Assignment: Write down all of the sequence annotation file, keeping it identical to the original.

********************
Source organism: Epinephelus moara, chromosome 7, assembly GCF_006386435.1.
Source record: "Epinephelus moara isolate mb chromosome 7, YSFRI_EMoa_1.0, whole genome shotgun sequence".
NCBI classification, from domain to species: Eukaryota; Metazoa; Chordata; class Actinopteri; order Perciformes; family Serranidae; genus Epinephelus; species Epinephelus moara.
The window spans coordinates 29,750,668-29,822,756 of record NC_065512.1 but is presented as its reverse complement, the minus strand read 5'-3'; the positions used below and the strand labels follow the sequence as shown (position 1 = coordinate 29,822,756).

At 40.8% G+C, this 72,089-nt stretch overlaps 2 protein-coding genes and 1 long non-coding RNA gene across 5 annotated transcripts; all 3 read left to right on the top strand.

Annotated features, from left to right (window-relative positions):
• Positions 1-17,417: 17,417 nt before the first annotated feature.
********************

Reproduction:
Source organism: Epinephelus moara, chromosome 7, assembly GCF_006386435.1.
Source record: "Epinephelus moara isolate mb chromosome 7, YSFRI_EMoa_1.0, whole genome shotgun sequence".
NCBI classification, from domain to species: Eukaryota; Metazoa; Chordata; class Actinopteri; order Perciformes; family Serranidae; genus Epinephelus; species Epinephelus moara.
The window spans coordinates 29,750,668-29,822,756 of record NC_065512.1 but is presented as its reverse complement, the minus strand read 5'-3'; the positions used below and the strand labels follow the sequence as shown (position 1 = coordinate 29,822,756).

At 40.8% G+C, this 72,089-nt stretch overlaps 2 protein-coding genes and 1 long non-coding RNA gene across 5 annotated transcripts; all 3 read left to right on the top strand.

Annotated features, from left to right (window-relative positions):
• Positions 1-17,417: 17,417 nt before the first annotated feature.